In further questions (not shown here) we asked about the software capabilities operators need to run their communities and how well these requirements are met. These too show considerable improvement across the board since 2012, though support is judged not as good as needed for several key features, including mobile apps for community members, co-creation tools, real-time focus groups and, with the lowest rating, text analytics.

The benefits of blending qual and quant

This year, for the first time, we asked some questions about blending qualitative and quantitative research. In the question in Figure 5, we asked what advantages companies saw in mixing qual with quant.
At a time when clients are demanding more from their research spend – and especially for it to have more impact on their business – it is encouraging that our participants are of the view that blended research offers a good way to achieve this. The top three benefits cited all check those boxes. Cost and efficiency benefits are less easily realized, it seems.

Figure 5: The advantages of blended research.

In the answers to other questions, four out of five companies said it was either “essential” or “moderately im-portant” to be able to provide blended qual and quant research and more than twice as many firms said it was “easy” rather than “difficult” to do some blended research with the technology they use. This surprised us, since most software on the market is predominantly qual or quant in its approach.

In addition, participants were asked how many quantitative projects incorporated some qualitative elements and vice versa (Figure 6). These show that blending qual and quant is widespread, though there are variations by region and company size. It is also clear that qual elements are more likely to be injected into to a quant intervention rather than the other way around.

Figure 6: Proportion of quantitative research projects containing elements which use qualitative methods or are analyzed qualitatively. And proportion of qualitative research projects containing elements which use quantitative methods or are analyzed quantitatively.

However, this overview ignores around a quarter of the sample who could not give an estimate, and among those who did, that there are some very divergent practices among companies, with a handful of stating that they blend research on all or nearly all of their projects.

Software developers may be surprised to learn the extent to which researchers are blending qual and quant and should take on board the observation that a third of companies don’t find it easy to do. Also, respondents indicate the benefits of speed and cost are proving to be elusive.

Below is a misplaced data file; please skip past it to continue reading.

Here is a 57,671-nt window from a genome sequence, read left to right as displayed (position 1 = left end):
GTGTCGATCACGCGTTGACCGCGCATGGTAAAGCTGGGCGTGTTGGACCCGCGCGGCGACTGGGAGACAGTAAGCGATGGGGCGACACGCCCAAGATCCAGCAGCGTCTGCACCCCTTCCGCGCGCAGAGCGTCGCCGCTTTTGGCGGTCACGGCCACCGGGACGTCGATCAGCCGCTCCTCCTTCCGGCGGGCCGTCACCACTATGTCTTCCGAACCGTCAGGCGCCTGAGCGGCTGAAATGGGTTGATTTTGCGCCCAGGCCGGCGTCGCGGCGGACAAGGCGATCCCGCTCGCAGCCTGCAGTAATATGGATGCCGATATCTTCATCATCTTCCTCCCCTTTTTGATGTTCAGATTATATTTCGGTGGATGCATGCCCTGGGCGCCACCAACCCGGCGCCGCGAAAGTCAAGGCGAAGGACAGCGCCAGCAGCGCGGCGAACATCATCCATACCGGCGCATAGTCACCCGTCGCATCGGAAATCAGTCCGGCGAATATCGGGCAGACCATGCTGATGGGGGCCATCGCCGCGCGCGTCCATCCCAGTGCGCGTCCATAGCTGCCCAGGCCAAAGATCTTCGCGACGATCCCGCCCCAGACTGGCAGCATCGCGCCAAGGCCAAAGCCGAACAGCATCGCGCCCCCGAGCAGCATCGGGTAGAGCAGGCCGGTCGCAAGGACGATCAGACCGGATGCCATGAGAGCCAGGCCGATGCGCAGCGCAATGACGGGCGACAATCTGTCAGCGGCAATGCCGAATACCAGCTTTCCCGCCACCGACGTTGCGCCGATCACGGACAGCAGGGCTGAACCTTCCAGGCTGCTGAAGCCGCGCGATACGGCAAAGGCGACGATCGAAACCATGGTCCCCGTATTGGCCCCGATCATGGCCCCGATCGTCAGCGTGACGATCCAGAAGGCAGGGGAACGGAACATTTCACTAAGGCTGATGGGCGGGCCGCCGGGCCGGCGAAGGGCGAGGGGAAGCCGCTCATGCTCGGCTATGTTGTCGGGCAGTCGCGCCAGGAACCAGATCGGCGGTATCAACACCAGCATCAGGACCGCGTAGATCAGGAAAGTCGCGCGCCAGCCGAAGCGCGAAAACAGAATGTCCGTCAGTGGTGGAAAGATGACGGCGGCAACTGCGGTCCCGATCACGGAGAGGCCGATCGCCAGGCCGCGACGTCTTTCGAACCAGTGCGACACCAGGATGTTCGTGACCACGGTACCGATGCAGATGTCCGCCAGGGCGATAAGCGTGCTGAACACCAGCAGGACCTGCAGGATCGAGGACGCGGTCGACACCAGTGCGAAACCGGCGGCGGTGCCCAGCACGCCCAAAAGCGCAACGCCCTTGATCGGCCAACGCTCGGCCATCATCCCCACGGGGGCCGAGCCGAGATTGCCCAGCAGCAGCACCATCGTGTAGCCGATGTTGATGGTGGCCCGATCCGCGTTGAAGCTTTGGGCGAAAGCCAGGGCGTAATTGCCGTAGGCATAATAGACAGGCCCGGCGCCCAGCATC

MR’s innovation problem

An industry that fails to innovate is likely to be one that will fail to survive. Today, research companies report they are under unprecedented pressure from clients to deliver more for less money. And, clients are increasingly turning to other sources of insight, from data science and forecasting to social media analysts and DIY surveys. These realities risk doing to MR what Expedia did to the travel agency.

For 2015 we decided to look at how research companies are responding to the innovation challenge. Worryingly, our conclusions are that the industry really does have an innovation problem, which is not apparent if you attend industry events showcasing innovation.

We asked our participants – all technology decision-makers or influencers in their respective firms – how innovative they thought the industry is as a whole and also how innovative they considered their own company to be. We calibrated the scale from 1 for “highly conservative” to 10 for “highly innovative” and presented it as a slider.

Overall, the score for the industry was a very mediocre 5.6 – the boundary between innovative and conserva-tive being 5.5. Companies rated themselves slightly more innovative, with a mean score of 6.1. Both scores were a fraction higher among larger companies but by global region there was no noticeable difference. We also found just over a quarter of companies rated themselves to be less innovative than their own score for the industry as a whole.

Figure 7: How are companies choosing to innovate?

The question shown in Figure 7 explored the ways the companies were attempting to innovate. Innovation can be either continuous (or incremental) or it can be discontinuous or potentially disruptive. Companies ideally need to be open to both. We also looked for evidence of active investment (e.g., putting money into it), rather than opportunistic change (e.g., picking up an idea at a conference).

The approaches mentioned most are high on incremental improvement and low on more radical, disruptive change. They are also notably low on methods involving investment. Only one in five of companies placed one of the active investment methods at the top (i.e., “provide time…”, “dedicated team” or “specific budget”).

We wondered how much the fear of disruptive innovation making MR a thing of the past might be playing out among companies. We asked if technology-driven disruptive change is viewed as an opportunity or a threat. The verdict overall (Figure 8) is a bit of both. Optimists generally outweigh pessimists by two to one but many are ambivalent.

Figure 8: What does disruptive innovation represent for the market research industry?

The picture from Asia-Pacific is very different to that of Europe and North America, with a far greater proportion seeing it as a “major threat.” In the previous question, it was also firms in Asia-Pacific that were more likely to be investing in innovation and also pursuing more discontinuous innovation approaches.

Logically, doing better what you already do can only take you so far – yet this is what the survey appears to show much of the industry is relying on, to ride out the predicted storm.